Well, perhaps I’m not what pops into your head when you see the word gorgeous. But surely, surely you will be impressed with my strength. I can carry any combination of two-out-of-three of my children at any given time; one on each side of my body, even up or down the steep stairs of our 1915 Craftsman home. Alternatively, I can push two of my children in a double-stroller, heavy-laden with a week’s worth of groceries attached to the handle with enough caribeeners to secure ten mountain-climbers, while carrying Eli in the backpack. In an effort to cultivate strong, independent women in my girls, I often brag out loud about my prowess: “look how strong I am, girls! I can lift this ladder all by myself!” I mean this in honest humility: I really am amazed at all of the things I am inspired to do when I know my children are watching.

In June, all three of my children were baptized in one joyous, heart-felt ceremony. As is part of the tradition at my church, the pastor read the Birthright Blessing, adapted from a poem by Ernesto Cardenal, to each child:



Do you know what you are?

You are a marvel. You are
unique. In all the world, there is no other exactly like
you.

In all the millions of years there has never been another
exactly like you.

You are a child of God. And you will be a
child of God forever.

No one can take this birthright from
you.

May you continue to grow into the fullness of life that is
God’s intent for you.

And may you always know that you are loved.
At the time, I choked back happy tears as I reflected on the wonder of each of my precious children. Now, when I look at myself through their eyes, I begin to claim the Birthright Blessing for myself as well.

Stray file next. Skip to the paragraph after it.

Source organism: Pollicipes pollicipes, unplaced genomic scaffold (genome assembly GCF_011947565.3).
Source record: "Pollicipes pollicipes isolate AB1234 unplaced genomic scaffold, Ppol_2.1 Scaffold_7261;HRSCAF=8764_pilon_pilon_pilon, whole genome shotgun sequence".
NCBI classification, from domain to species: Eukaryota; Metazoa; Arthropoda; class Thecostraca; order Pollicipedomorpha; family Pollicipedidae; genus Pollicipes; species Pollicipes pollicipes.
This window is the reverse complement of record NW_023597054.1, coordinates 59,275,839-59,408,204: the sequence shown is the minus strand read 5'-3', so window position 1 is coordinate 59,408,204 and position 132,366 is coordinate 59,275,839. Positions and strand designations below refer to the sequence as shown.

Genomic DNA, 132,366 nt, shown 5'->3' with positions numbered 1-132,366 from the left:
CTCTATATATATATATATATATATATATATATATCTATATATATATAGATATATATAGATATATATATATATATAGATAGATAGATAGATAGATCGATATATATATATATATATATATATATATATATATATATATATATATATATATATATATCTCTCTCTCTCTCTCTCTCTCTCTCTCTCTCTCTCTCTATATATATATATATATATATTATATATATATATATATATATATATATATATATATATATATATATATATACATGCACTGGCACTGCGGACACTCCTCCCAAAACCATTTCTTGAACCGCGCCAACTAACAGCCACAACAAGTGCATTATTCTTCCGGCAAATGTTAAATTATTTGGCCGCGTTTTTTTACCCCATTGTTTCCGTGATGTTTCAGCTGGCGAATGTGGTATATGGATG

I am a marvel.

And I have a hunch that you are, too.

2 comments:

Jenni O said...

Hey, Ally. By way of introduction, I'm Alicia's friend from Oregon that now gets to be her friend in Denver. How lucky am I?! Anyway....wow....loved the poem at the end your most recent blog, so much so that I'd like to paint it on the walls of my boys' bedrooms. Or maybe what they really need is to have it painted on the walls of their hearts. My 12-year old is going through that adolescent, identity crisis time that we all hated and would never go back to. It occurred to me yesterday that the reason he won't live up to his potential in school is that he's deathly afraid of failing. I'd like to say I discovered this in one insightful "mommy moment", but in truth, he admitted it to me on the way to school...."Mom, what if you and dad do everything you can for me and I drop the ball on it? What if I don't accomplish the dream God put in my heart?" It took me all day to come up with a response to his fear. Late last night, as I tucked him in (yes, he still lets me do that), I told him that the only way he would really fail would be if he never tried at all. He seemed encouraged by that. I guess we'll see... I'm going to share this poem with him tonight and see what he says. Thanks, Alicia for sharing your sister's blog with me...

Lori said...

Ally- I went back and read this post from the link on your newest post. I love this. What a beautiful image to carry of yourself and to pass along to your children. And I love the Birthright Blessing. It reminds me of this quote,

"What do we teach our children?... We should say to each of them: Do you know what you are? You are a marvel. You are unique... You may become a Shakespeare, a Michelangelo, a Beethoven. You have the capacity for anything."
~Pablo Casals

Of course I like the Birthright Blessing better because it emphasizes that they already are *something*, they don't have to become something notable in order to be deemed worthy or special. Being a child of God is enough.